Wednesday, May 18, 2011


After my last post went into some black hole in cyber space, I am feeling a bit insecure about this one. Will it still be there in the morning? Guess I am just going to have to take my chances....

Tim had a continuing medical education conference last week in Boston. Not wanting to be left with the kids, I recruited Mom and Dad to stay with them so I could go gallivanting about town while Tim was working! 

We arrived around noon Thursday with no real plan. But signs all over town informed us there was a Chihuly exhibit in town and we decided that would be our first stop. Having been cooped up on the plane since 6am, a walk seemed like an excellent idea. Once our iPhone GPS failed us entirely and the 3ish mile walk turned into at least six miles, a cab seemed like an infinitely better idea. When we finally made it, however, the art was fantastic.

We also had a very late lunch in the museum restaurant, Bravo, that totally hit the spot. The miles, even through some sketchy territory where all the languages spoken seemed to involve a large number of clicking noises, were worth it.

We then booked a Duck Tour. There is a fleet of WW2 vehicles that have been converted into tour buses. Buses that is, that also double as boats. We went through downtown and then set sail on the Charles River. 

Our tour had a dozen or so 10 year old girls that were having a birthday party. Luckily, they were all outfitted with plastic duck calls. One other couple, upon seeing the other tour passengers, and their noisemakers, set out to get a refund. We didn't mind so much. It certainly took the pressure off when our very enthusiastic tour guide wanted audience participation. The 10 year olds had that covered. 

The next few days Tim was occupied most of the day so I set out sight seeing. Being a mega nerd, I really enjoy historical tourism and pretty much couldn't get enough. My guide for the Freedom Trail came in full period gear. He was with an outfit called Lessons on Liberty and I loved his approach that was less dramatic and more historical. Not surprisingly, his day job was History professor.

I also went to see the Bunker Hill monument (sadly, closed for climbing, making it just a big stone obelisk,) the USS Constitution and the state capitol building. My favorite moments included...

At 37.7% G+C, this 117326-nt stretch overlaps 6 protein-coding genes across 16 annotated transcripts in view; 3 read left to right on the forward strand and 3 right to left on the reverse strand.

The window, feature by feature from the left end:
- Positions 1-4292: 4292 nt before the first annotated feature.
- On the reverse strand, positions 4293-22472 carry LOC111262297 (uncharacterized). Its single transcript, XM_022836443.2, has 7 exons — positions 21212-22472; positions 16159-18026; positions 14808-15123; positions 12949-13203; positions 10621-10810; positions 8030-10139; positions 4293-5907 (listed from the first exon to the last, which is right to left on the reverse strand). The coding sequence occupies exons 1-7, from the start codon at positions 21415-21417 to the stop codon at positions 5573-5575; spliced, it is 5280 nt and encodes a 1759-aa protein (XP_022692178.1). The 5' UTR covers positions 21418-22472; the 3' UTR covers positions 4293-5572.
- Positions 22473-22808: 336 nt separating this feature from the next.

We were below deck on the USS Constitution and I was walking around. The ceiling was rather low but I found I had about an inch clearance and could move about easily. I heard someone behind me comment, "Wow, she's really short!" Yeah but think about the advantage that would have given me on the high seas.

When I went to the capitol building, no one else showed up at the same time as me so I received a private tour. My guide was a darling little girl, who looked to be about 20, and she (I am not kidding here) described the inside of the dome as "wicked beautiful." The restraint I showed by not openly laughing is to be commended.

But you want to know what my favorite part of the trip was? I had a couple of friends from high school living in the area. Now I know many of you may routinely see friends of that era but I went to school at the American School of Paris (like France) and once we graduated, we scattered to the four corners of the earth. Facebook brought us all back together but I hadn't seen John and Alexandra in 20 and 15 years, respectively.

I had a friend question the wisdom of meeting up with those who I hadn't seen in so long, but I knew it was all going to be ok when John sent a message to me and Alexandra about getting together entitled "Let's get greasy." And while that title makes it sound infinitely more interesting than the actual outcome,  it was like the last time we all saw each other was yesterday. Seamless and wonderful, we caught up on what we had been doing since graduation and, for our spouses' sakes, kept the high school stories to a minimum. [Though the one about my drunken call to John's parents after he punched a glass door were worth retelling. "Hi Mr. and Mrs. P! John's had a little accident."] Wonder we are still all alive to reminisce.

The trip was fantastic, if a wee bit cold. (Those Bostonians may have thought it was good weather but they have yet to experience Roanoke in May.) Now we're back in full swing for the end of the year school parties, piano recitals, and general pre Summer mayhem. I am definitely looking forward to things slowing down and reading by the pool.

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